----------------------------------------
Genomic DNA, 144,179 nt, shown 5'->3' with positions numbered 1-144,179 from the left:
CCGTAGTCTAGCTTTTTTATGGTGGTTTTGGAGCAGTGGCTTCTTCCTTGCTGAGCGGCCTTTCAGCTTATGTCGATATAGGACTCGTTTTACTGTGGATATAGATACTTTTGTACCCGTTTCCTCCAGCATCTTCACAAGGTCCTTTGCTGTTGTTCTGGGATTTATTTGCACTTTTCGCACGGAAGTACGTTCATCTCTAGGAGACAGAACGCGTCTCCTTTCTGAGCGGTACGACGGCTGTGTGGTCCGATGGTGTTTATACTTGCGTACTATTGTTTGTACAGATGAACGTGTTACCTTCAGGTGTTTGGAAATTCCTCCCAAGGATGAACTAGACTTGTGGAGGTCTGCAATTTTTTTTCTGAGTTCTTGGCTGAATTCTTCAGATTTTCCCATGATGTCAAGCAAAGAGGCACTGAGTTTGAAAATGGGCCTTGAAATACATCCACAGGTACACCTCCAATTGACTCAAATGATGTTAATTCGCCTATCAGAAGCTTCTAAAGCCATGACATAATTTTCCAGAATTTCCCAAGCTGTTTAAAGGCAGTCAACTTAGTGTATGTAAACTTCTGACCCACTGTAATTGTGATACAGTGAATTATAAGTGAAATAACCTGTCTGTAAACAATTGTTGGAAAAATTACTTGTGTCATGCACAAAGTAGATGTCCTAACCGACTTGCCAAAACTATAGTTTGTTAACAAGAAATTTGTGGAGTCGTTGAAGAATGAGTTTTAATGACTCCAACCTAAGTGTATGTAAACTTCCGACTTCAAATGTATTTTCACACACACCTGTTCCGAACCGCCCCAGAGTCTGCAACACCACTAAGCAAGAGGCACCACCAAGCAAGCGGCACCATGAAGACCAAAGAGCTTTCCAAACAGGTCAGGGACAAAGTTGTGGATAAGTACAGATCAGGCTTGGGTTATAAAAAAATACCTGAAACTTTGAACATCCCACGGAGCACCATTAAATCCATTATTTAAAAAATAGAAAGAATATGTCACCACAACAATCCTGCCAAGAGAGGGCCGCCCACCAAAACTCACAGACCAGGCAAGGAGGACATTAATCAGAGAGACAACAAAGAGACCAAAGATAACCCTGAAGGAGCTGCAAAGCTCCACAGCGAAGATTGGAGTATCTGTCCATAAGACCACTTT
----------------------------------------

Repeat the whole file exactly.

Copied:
Genomic DNA, 144,179 nt, shown 5'->3' with positions numbered 1-144,179 from the left:
CCGTAGTCTAGCTTTTTTATGGTGGTTTTGGAGCAGTGGCTTCTTCCTTGCTGAGCGGCCTTTCAGCTTATGTCGATATAGGACTCGTTTTACTGTGGATATAGATACTTTTGTACCCGTTTCCTCCAGCATCTTCACAAGGTCCTTTGCTGTTGTTCTGGGATTTATTTGCACTTTTCGCACGGAAGTACGTTCATCTCTAGGAGACAGAACGCGTCTCCTTTCTGAGCGGTACGACGGCTGTGTGGTCCGATGGTGTTTATACTTGCGTACTATTGTTTGTACAGATGAACGTGTTACCTTCAGGTGTTTGGAAATTCCTCCCAAGGATGAACTAGACTTGTGGAGGTCTGCAATTTTTTTTCTGAGTTCTTGGCTGAATTCTTCAGATTTTCCCATGATGTCAAGCAAAGAGGCACTGAGTTTGAAAATGGGCCTTGAAATACATCCACAGGTACACCTCCAATTGACTCAAATGATGTTAATTCGCCTATCAGAAGCTTCTAAAGCCATGACATAATTTTCCAGAATTTCCCAAGCTGTTTAAAGGCAGTCAACTTAGTGTATGTAAACTTCTGACCCACTGTAATTGTGATACAGTGAATTATAAGTGAAATAACCTGTCTGTAAACAATTGTTGGAAAAATTACTTGTGTCATGCACAAAGTAGATGTCCTAACCGACTTGCCAAAACTATAGTTTGTTAACAAGAAATTTGTGGAGTCGTTGAAGAATGAGTTTTAATGACTCCAACCTAAGTGTATGTAAACTTCCGACTTCAAATGTATTTTCACACACACCTGTTCCGAACCGCCCCAGAGTCTGCAACACCACTAAGCAAGAGGCACCACCAAGCAAGCGGCACCATGAAGACCAAAGAGCTTTCCAAACAGGTCAGGGACAAAGTTGTGGATAAGTACAGATCAGGCTTGGGTTATAAAAAAATACCTGAAACTTTGAACATCCCACGGAGCACCATTAAATCCATTATTTAAAAAATAGAAAGAATATGTCACCACAACAATCCTGCCAAGAGAGGGCCGCCCACCAAAACTCACAGACCAGGCAAGGAGGACATTAATCAGAGAGACAACAAAGAGACCAAAGATAACCCTGAAGGAGCTGCAAAGCTCCACAGCGAAGATTGGAGTATCTGTCCATAAGACCACTTT